History: More about The Morses, movies, and our transition to statehood.


*For a full in-depth history of Chimney Rock and the Morse family, check out For the Love of Chimney Rock by Todd Morse.*

The Beginning

The story of Chimney Rock and Lake Lure cannot be told without recounting the life of one man—Dr. Lucius B. Morse—who demonstrated what uncompromising vision and foresight can accomplish. The rugged beauty of Chimney Rock and the surrounding area so captivated him that it shaped the rest of his life and those of his older twin brothers, Hiram and Asahel. The land that comprises the Park and the dreams of the Morse family are still entwined today, more than 100 years after Lucius B. Morse first glimpsed the magnificent Rock.
Born in 1871 in Missouri, Dr. Morse was a practicing physician when he was diagnosed with tuberculosis. Advised to seek a more healthful climate, he made his way to the thermal belt of Western North Carolina. He loved to wander the area, often riding horseback down to Chimney Rock to view the giant monolith towering over the ten-mile gorge. It so intrigued him that he paid a man 25 cents to take him by donkey to the top. Surrounded by panoramic vistas, he conceived his dream here, not only of the Park but of the development of Lake Lure and the town of the same name.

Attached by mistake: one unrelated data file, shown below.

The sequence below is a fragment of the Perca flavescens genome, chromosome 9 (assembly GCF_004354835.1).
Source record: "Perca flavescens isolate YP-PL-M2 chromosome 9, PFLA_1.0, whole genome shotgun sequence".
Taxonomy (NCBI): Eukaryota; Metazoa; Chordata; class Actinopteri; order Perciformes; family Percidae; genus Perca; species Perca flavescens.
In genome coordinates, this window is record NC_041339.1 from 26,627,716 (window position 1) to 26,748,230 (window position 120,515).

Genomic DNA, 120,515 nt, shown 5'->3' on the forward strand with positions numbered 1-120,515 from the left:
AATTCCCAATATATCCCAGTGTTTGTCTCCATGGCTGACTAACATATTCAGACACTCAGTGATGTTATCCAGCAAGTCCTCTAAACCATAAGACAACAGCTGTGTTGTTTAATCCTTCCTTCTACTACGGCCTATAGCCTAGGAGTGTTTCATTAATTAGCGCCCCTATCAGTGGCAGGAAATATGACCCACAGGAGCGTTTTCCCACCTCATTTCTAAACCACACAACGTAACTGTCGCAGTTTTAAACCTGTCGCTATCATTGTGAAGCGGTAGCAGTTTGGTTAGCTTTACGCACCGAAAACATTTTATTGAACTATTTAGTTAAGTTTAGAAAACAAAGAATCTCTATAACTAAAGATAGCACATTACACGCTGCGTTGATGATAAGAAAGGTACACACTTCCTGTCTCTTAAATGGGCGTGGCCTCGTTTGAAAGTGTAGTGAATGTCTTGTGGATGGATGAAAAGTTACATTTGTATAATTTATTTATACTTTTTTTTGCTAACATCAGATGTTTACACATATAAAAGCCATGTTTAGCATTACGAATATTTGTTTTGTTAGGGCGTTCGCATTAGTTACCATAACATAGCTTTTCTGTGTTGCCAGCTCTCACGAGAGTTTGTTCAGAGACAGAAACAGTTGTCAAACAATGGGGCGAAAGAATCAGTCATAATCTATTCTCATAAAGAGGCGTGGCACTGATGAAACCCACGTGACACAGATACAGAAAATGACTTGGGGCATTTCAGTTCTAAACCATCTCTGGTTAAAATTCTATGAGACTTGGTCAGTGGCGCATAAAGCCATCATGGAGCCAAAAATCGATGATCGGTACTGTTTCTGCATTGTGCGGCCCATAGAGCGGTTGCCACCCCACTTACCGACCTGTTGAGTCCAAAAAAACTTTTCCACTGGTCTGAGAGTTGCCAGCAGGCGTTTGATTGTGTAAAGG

At the time, Jerome B. “Rome” Freeman owned Chimney Rock, having purchased it and the surrounding 400 acres from a speculation company for $25.00 around 1890. It was Freeman who first thought of making a trail to the base and erecting a stairway to the top of the Rock and opening it to the public.

Turning Dreams into Reality

In 1902, with the financial backing of his brothers, Morse paid Freeman $5,000 for 64 acres of Chimney Rock Mountain, including the Chimney and cliffs. Many small tracts purchased over the years expanded the Park to nearly 1000 acres.